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Sticky Sesame Cauliflower

Sticky Sesame Cauliflower – the sweet, sticky, & addictively delicious dish that tastes like a better-for-you version of Panda Express!

Sweet, sticky, addictive sesame cauliflower, a healthy & delicious meatless recipe

A few weeks ago, I got a text from a friend saying his sister was trying to add more vegan meals to her diet and asking if I had any good tips.

The first advice I had was something I always recommend to anyone who wants to incorporate more plant-based meals into their diet, especially for non-vegans just trying to eat more meatless meals in general.

My first recommendation is to NOT replace meat with vegan meat substitutes, which can just set you up for disappointment when you expect one thing and get another.

Instead, think of it as an opportunity to explore new recipes and look at vegetables in a whole new light.

The popular Buffalo Cauliflower Wings are especially delicious!!!

So many people never venture further from preparing vegetables in a “mainstream” way—such as steamed or in a side salad—but when you start looking at vegetables as the main event, it opens up a brand new realm of possibilities.

Try taking one of your favorite meat-based recipes and recreating it with your favorite vegetable instead.

Think Kung Pao Eggplant, Mushroom Stroganoff, Sweet Potato Tacos, or Crispy Lemon Cauliflower.

vegan cauliflower

Or this sticky-sweet sesame cauliflower.

The best part of sesame chicken has always been the sauce…

It’s the sauce, not the chicken, that makes you crave Panda Express every time you walk past the food court in the mall.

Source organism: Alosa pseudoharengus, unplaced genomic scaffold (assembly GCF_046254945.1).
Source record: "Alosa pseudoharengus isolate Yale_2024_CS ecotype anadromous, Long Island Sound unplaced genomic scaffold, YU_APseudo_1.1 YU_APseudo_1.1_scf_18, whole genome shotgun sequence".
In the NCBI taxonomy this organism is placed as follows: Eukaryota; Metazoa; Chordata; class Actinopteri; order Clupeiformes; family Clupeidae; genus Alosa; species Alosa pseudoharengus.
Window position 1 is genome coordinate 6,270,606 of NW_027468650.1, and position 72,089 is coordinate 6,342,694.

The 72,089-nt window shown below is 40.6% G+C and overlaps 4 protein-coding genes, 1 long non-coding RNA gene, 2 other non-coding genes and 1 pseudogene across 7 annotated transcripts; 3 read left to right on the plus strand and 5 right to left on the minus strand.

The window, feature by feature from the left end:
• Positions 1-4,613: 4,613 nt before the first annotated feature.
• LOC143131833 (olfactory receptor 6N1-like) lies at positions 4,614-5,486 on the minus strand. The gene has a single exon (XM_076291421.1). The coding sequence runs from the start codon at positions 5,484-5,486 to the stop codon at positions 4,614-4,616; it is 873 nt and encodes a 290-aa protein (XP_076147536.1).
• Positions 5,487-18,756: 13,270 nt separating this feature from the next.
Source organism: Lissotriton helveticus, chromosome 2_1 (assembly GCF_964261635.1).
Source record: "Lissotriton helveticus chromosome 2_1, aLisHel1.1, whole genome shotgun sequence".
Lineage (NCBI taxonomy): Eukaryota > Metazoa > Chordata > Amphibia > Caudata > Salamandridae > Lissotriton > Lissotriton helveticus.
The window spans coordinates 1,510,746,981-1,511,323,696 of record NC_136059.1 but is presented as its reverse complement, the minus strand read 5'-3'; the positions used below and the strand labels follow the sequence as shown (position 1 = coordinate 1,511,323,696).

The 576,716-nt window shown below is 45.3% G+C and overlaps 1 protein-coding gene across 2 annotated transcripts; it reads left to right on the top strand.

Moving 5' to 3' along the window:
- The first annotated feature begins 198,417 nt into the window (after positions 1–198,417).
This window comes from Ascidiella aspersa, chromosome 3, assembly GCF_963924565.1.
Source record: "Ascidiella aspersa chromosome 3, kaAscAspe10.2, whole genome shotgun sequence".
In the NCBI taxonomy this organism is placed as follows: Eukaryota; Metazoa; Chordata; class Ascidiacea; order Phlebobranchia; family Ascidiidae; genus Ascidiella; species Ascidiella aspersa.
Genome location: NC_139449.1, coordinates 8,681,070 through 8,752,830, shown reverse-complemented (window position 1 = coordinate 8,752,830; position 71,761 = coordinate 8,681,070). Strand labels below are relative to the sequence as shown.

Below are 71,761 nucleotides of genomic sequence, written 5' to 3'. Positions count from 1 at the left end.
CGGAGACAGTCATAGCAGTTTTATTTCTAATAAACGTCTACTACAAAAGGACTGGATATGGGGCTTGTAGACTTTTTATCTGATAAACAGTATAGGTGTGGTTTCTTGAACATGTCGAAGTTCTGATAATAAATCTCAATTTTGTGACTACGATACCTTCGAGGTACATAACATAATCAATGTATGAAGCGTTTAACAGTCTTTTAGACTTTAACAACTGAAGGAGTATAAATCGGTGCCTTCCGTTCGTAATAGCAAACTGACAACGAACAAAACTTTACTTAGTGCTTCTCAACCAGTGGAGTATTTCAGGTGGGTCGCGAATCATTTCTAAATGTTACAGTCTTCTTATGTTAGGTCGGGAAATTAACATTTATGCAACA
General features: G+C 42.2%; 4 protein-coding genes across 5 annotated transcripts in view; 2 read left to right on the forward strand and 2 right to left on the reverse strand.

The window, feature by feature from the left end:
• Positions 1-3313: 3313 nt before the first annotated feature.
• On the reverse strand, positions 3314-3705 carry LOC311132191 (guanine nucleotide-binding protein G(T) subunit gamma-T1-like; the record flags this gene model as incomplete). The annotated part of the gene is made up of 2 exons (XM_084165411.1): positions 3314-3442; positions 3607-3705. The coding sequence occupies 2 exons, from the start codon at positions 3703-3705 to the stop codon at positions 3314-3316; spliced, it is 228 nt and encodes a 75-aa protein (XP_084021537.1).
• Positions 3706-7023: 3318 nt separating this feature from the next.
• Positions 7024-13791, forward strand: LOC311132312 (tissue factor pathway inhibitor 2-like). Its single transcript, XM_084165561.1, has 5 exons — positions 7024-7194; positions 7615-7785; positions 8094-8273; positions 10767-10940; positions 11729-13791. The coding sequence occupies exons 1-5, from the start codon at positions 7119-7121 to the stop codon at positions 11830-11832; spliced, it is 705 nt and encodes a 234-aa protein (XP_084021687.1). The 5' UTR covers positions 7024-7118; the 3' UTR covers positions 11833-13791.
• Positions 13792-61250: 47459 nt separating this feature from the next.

It’s the sauce, not the chicken, that makes sesame chicken so addictive.

And this healthy meatless makeover of the classic recipe keeps all the goodness of that sticky-sweet sesame sauce intact. Plus, since you’re not using a fake meat substitute, there’s no expectation—subconscious or otherwise—that the dish will taste like chicken.

Non-vegan dinner guests won’t be wary of trying a taste.

And then another taste…

And then one more…

Trending Right Now: Veggie Burger Recipe – Just 6 Ingredients

cauliflower raw
sesame cauliflower recipe

Cauliflower—the darling vegetable of the year—is definitely having a moment.

And with more and more cauliflower-based products hitting shelves each day, the cauliflower excitement doesn’t show any signs of slowing down.

If you’ve read my blog for a while, you know I’ve loved cauliflower since long before it was trendy.

The following are just a few of the cauliflower recipes you can find on my blog.

Starting with the craziest first:

Healthy Chocolate Cake

Cauliflower Pizza Crust

Cauliflower Soup Recipe

I’m predicting cauliflower is going to be the most popular vegetable of next year as well!

Note: When I researched soy sauce alternatives online, I found a few comments who said you can combine 1/4 cup Worcestershire sauce with a tbsp or two of water to replace half cup of soy sauce. I haven’t tried it, but if anyone successfully tries this or another option, please feel free to report back for other readers.

Secretly Healthy Sticky Sesame Cauliflower (Vegan)

Also be sure to try this Cauliflower Mac And Cheese!

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Sticky Sesame Cauliflower

This delicious secretly healthy sticky sesame cauliflower tastes like a better-for-you version of Panda Express!
4.8/5 (114)
Total Time 25 minutes
Yield 3 – 4 servings